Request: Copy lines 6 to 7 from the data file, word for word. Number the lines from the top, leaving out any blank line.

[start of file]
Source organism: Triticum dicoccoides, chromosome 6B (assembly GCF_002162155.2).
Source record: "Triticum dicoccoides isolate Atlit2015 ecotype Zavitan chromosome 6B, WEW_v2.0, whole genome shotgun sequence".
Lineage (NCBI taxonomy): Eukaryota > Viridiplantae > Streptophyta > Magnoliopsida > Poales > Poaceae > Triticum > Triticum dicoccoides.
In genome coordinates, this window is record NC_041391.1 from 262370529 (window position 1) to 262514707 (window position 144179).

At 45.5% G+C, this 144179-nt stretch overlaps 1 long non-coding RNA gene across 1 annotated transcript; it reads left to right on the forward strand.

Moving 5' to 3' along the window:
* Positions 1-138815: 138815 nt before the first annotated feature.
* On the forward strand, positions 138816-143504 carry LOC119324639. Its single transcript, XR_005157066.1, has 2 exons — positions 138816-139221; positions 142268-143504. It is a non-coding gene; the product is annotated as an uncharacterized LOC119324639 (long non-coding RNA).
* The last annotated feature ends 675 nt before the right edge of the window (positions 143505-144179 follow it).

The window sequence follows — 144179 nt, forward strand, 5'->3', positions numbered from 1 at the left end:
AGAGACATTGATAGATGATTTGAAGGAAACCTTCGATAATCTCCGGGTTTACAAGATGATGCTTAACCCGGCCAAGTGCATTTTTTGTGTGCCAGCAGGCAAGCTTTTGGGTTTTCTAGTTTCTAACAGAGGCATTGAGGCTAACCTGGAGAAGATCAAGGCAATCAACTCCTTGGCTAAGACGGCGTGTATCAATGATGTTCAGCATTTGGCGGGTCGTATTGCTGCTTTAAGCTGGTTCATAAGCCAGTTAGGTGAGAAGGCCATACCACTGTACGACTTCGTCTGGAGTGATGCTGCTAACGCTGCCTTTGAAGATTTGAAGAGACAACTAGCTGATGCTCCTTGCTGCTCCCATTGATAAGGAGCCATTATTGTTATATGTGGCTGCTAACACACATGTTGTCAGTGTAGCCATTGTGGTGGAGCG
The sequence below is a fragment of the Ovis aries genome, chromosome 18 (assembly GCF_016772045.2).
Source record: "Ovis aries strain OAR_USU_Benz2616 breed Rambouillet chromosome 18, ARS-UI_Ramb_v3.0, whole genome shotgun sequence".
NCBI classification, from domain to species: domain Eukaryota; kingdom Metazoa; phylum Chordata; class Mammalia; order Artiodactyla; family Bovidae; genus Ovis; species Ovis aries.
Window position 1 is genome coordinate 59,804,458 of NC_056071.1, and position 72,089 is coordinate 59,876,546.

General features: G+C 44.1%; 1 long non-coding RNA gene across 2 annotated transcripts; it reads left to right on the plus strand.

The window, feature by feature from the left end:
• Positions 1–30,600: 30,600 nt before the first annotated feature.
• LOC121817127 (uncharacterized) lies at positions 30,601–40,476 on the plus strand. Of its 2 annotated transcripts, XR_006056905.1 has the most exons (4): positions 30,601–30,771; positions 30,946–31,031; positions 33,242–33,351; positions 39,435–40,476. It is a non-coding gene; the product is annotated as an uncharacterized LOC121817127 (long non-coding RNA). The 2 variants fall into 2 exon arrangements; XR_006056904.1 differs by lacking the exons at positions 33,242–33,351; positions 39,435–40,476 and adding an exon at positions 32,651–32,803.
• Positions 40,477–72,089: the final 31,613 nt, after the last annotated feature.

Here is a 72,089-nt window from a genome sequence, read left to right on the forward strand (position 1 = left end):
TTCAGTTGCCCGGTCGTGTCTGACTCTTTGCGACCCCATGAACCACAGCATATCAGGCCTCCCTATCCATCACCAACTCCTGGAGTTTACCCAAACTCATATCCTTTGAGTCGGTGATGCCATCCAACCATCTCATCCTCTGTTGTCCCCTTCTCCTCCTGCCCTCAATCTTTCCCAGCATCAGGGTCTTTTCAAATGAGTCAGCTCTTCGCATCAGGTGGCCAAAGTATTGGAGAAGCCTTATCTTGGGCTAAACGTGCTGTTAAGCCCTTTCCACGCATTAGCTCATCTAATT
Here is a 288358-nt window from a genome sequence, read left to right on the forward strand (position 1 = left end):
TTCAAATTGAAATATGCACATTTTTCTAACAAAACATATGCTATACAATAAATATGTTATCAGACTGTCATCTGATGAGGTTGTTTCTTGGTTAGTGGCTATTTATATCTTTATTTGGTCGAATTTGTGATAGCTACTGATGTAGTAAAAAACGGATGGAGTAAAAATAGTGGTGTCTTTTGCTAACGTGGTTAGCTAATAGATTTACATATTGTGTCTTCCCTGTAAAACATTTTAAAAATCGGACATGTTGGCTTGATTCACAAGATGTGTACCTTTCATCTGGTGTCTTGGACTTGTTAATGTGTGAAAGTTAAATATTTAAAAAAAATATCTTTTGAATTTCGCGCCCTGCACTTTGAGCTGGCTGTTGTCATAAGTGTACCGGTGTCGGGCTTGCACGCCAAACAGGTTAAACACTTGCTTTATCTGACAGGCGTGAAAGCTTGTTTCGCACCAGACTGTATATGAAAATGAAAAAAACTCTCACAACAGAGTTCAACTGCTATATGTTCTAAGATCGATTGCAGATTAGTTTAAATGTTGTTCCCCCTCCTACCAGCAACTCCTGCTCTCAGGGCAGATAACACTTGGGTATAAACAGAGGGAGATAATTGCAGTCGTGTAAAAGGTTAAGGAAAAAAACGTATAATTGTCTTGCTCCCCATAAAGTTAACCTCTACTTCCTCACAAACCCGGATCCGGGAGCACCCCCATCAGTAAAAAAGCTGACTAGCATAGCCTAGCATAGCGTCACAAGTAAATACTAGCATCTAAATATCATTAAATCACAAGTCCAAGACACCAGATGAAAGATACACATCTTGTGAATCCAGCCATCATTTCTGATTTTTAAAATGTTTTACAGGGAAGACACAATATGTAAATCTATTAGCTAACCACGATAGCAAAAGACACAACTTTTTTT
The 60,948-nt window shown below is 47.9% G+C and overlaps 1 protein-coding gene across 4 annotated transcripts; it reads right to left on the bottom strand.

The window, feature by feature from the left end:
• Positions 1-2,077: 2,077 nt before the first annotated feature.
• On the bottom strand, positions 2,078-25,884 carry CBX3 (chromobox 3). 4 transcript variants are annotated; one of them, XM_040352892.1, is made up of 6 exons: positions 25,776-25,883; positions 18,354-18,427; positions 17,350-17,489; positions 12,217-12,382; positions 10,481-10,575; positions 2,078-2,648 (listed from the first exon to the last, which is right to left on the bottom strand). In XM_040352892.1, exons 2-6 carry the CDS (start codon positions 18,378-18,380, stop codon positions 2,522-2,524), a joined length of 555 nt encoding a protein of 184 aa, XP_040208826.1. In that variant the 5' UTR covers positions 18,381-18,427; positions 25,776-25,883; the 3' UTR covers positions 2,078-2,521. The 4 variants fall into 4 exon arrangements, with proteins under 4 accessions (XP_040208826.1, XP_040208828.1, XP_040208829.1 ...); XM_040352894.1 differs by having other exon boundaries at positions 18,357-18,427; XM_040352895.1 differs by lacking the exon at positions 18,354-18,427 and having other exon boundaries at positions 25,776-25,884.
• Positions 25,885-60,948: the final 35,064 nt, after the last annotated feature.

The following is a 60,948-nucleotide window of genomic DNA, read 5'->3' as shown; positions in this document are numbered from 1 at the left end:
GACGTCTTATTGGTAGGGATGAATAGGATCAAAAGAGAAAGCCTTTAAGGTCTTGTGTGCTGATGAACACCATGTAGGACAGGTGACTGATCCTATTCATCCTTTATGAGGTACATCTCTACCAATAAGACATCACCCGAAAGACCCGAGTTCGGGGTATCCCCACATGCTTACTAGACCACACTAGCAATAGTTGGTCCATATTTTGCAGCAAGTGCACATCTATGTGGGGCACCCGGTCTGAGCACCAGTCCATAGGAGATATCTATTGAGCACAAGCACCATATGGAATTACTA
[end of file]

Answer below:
Moving 5' to 3' along the window:
* Positions 1-138815: 138815 nt before the first annotated feature.